5. The impetus for this study came from the Joint Evaluation of Emergency Assistance to Rwanda (JEEAR). Published in 1996, it examined the international response to the Rwandan genocide and its immediate aftermath. It concluded that while human rights conditionality was "preached" it was not "practised." (p. 32) This point is supported by other studies (Scherrer 1997; Uvin 1998) that the priorities of aid in the early 1990s were largely unrelated to the challenges of increasing polarisation, inequality, hatred, and violence Rwanda was facing at the time. Thus important opportunities to use aid to induce a response away from increasingly violent conflict through the strategic use of incentives and disincentives were missed.

6. Many study team discussions began by clarifying what was meant by the terms incentives and disincentives. The study team found that the term 'conditionality' was more readily understood and used by practitioners and policy makers alike. Conditionality, especially in its usually discussed form of negative conditionality, consists of the threat of withholding aid (and, if necessary, the execution of this threat) in order to force recipients to modify their behaviour. As such, conditionality is only one possible tool among many others within an incentives/disincentives framework. Incentives are inducement processes involving the offer of a reward by a sender in order to promote a particular action or response by a recipient; disincentives seek the same goal by increasing the costs of non-desired behaviors. (Cortright 1997). Both incentives and disincentives then may be conceived in a conditional or in an unconditional manner (i.e. with or without reciprocity requirements).

7. We also found that in speaking about 'influencing conflict' in our interviews, a range of underlying assumption needed to be made explicit: was the goal to 'resolve' conflict, 'manage conflict' or 'transform conflict' (Lederach, 1995). The terminology reflects quite different ideas on issues such as the role of outsiders, the desired outcomes, or the degree to which one is prepared to reflect on the unintended and unforeseen negative effect of one's actions. In some cases, we will refer to these unintended signals and outcomes as disincentives. Generally, the role of outsiders in transforming or resolving the conflict in Rwanda is limited; only Rwandans themselves can create the desired outcomes.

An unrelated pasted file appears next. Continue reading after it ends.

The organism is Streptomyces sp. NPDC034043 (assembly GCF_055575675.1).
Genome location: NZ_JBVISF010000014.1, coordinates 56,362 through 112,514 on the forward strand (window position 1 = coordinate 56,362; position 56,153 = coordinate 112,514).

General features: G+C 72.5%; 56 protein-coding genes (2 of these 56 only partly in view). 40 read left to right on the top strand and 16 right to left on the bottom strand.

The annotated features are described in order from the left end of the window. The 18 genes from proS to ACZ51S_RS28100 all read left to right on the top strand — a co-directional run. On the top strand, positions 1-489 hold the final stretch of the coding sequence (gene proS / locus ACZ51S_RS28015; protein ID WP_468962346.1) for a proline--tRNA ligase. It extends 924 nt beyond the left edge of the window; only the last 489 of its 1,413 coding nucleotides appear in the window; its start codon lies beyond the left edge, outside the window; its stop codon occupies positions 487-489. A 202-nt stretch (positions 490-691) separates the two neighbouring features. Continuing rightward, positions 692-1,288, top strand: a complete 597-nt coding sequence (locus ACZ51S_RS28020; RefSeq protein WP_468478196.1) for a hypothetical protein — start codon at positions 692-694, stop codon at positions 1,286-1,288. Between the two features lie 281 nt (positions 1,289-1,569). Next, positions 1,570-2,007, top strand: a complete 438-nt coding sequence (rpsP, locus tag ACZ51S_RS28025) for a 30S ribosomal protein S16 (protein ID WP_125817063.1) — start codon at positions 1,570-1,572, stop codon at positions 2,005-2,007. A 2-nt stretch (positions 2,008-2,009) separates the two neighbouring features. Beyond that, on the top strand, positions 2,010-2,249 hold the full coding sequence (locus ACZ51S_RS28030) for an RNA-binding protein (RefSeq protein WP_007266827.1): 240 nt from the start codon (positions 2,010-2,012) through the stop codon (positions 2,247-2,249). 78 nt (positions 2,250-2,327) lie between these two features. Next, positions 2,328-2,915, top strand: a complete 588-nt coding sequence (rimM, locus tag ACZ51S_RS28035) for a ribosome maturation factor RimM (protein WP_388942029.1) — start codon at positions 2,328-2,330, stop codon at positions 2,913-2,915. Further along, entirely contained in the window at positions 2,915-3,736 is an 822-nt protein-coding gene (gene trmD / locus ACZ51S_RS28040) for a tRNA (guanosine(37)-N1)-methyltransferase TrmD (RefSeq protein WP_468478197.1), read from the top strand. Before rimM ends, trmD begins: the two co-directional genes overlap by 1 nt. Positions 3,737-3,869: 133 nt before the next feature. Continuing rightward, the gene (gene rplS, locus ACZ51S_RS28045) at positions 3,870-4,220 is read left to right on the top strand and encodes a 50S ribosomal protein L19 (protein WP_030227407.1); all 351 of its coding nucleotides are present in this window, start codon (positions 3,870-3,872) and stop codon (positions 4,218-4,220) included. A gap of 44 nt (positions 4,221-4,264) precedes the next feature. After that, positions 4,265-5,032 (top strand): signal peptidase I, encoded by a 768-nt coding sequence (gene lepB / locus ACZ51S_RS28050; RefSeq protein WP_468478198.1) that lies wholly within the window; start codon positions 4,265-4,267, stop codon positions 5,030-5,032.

8. At some points in this study, we will briefly return to the period before the genocide, for donors have played important roles in Rwanda for thirty years already. Yet, the focus of the study is on the period from July 1994 to the present. It has been argued - among others by some members of this study team - that this time limitation undercuts the relevance of this study, for it excludes analysis of the way the aid system has been an important part of, if not complicit to, the processes that eventually led to genocide. Rwanda's crisis also had an impact beyond its borders and has taken on a major regional dimension. As a result, this study encompasses donor responses that affect Rwandan populations inside and outside the country in the period July 1994 to December 1998.

9. The conflict in Rwanda remains uniquely violent, intense, and destructive. Many argue that civil war and genocide are still ongoing (although they have abated somewhat in recent months). Human rights violations continue to be widespread, bringing daily suffering to hundreds of thousands. The racist and extremist rhetoric that caused the genocide is still alive; the challenges of justice are stil enormous; and reconciliation has hardly begun. Levels of poverty are still significantly higher than they were even in.1994, when they had already increased sharply. This dismal situation has to be compared to the truly gigantic nature of the challenge faced by aid agencies - and, foremost, by the people and the government of Rwanda. It can be argued that, given this context, the progress achieved is substantial.

10. The paper is organised the following way. Section 3 presents a brief overview of the major events during the period under study. Section 4 examines how bilateral donors have sought to employ incentives and disincentives so as to have different impacts on the conflict. It begins with a general overview of aid and then focuses on the more specific sector and project levels. Sections 5 and 6 discuss the two cross-cutting issues of donor co-ordination and donor coherence. Section 7, finally, synthesises the insights of the study and proposes some general lessons.

=A9 OECD 1999